As firefighters battled unrelenting wildfires for the fourth day – from the Galilee, through Haifa and up to the Jerusalem Hills – the first flames leapt up early Friday, Nov. 25, outside Kiryat Gath in the southern Lachish district.
In the Jerusalem Hills, the firefighting planes taking off at first light to extinguish the flames threatening Beit Meir spotted dark figures constantly rekindling fires when they were dampened. Police gave chase and captured two of the arsonists. The residents were evacuated when the fires hemming them in came under control.
Altogether 10 suspects are now in custody, three were caught on the loose in Galilee in possession of fire accelerants.
The disaster has claimed more than 100 people injured, most from smoke inhalation, but no fatalities, thanks mainly to the heroic efforts of the fully-stretched out firefighters and volunteers, many of whom have not slept for three nights.
Azerbaijan joined half a dozen countries sending planes to support Israel’s fleet of aerial fighters. The giant 747 Super-tanker which can carry 94,000 liters of water arrives from Colorado, US, Friday night. Thursday night, eight fire engines with teams, volunteered by the Palestinian Authority went into action over Haifa and the Jerusalem Hills.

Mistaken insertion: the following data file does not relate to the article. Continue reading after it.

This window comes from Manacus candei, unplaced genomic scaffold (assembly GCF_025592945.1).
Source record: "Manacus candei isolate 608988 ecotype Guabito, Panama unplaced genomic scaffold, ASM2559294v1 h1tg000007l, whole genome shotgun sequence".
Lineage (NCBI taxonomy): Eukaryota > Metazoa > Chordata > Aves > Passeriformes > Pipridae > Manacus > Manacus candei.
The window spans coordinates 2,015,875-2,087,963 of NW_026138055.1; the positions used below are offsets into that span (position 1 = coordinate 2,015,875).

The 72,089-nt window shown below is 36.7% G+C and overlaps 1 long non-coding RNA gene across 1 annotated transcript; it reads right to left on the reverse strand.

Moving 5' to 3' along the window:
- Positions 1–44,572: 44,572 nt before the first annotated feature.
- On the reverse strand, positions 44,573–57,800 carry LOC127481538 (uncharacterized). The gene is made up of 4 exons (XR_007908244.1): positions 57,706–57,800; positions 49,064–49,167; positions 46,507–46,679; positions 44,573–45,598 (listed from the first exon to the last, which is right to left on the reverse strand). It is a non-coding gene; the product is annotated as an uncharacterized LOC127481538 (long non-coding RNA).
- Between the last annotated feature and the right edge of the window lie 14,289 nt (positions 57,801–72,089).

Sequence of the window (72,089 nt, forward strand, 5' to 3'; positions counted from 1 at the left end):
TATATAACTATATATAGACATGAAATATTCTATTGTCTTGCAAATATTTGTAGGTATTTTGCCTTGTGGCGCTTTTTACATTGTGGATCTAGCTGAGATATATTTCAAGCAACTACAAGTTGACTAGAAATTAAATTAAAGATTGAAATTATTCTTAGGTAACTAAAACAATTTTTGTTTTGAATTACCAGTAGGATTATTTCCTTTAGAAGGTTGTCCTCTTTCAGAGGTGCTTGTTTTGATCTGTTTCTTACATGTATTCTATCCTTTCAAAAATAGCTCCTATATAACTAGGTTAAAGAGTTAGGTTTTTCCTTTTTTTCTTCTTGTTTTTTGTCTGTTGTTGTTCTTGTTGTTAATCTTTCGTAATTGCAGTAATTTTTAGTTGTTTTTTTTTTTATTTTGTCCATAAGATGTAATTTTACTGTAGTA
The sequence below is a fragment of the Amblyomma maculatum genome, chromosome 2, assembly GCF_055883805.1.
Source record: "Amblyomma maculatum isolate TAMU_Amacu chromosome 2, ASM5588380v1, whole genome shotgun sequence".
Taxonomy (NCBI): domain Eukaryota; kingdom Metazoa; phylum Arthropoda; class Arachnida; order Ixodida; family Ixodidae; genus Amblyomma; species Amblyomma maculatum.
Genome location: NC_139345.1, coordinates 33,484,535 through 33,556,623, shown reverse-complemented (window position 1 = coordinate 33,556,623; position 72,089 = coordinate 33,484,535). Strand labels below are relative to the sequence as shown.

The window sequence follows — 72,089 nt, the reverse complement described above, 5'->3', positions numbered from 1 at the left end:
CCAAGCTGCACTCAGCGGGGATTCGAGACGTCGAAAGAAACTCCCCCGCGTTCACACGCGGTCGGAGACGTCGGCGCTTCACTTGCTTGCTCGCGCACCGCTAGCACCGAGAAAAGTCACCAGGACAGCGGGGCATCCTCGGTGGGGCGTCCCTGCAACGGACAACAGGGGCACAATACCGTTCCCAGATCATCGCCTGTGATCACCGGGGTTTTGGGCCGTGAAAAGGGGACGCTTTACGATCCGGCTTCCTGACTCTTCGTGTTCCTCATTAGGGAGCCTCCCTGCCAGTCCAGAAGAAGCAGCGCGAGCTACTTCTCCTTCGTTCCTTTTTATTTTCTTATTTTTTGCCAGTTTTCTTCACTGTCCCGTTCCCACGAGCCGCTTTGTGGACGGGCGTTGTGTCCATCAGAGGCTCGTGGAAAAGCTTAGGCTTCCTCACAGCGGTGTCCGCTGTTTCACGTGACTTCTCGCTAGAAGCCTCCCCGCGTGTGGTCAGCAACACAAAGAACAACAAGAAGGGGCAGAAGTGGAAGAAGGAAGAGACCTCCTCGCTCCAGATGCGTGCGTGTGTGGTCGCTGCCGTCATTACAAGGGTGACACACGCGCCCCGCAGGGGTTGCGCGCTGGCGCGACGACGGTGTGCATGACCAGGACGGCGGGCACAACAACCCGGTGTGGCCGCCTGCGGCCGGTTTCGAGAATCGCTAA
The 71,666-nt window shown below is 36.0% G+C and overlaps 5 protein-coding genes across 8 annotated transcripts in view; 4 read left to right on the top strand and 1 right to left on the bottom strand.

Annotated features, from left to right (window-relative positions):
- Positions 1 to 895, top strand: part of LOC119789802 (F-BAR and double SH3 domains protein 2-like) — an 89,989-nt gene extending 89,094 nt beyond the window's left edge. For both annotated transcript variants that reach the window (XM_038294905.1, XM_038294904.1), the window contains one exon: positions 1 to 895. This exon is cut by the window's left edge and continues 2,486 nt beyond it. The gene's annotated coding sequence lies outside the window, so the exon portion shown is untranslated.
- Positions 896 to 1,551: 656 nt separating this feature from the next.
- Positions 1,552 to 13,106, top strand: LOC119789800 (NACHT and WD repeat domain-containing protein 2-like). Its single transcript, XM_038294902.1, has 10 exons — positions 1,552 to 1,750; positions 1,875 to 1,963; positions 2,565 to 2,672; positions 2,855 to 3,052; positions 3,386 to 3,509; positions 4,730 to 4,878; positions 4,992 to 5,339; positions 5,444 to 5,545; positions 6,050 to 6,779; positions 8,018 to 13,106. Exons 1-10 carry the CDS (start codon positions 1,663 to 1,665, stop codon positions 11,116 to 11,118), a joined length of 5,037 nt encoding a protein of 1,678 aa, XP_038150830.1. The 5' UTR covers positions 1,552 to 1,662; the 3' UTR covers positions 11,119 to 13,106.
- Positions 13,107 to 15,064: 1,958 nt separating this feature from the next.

More than 80,000 people in Haifa and other stricken places spent another wretched night away from their blackened homes and towns. Although the government promises financial aid as needed, and offers pour in to put up the homeless in kibbutzim and the formerly missile-stricken towns in the south, the refugees don’t know when they can go back or, in many cases, rebuild their homes.
They were not comforted by the reassuring statements issued Thursday by Prime Minister Binyamin Netanyahu and Home Security Minister Gilead Erdan, from which they could infer that the government was taken by surprise by the arson offensive, which accounted for at least half of the outbreaks.
A controlling hand was almost certainly behind the individuals or groups who ignited and reignited hundreds of fires up and down the country. They exploited the exceptionally windy and dry weather to sow acres of charred destruction across Israel. But no warning of the impending disaster came from the Shin Bet domestic security service or Military Intelligence (AMAN).
One of the former Shin Bet heads, Israeli Hasson commented that this was the first time Palestinian extremists had used a “weapon of mass destruction.”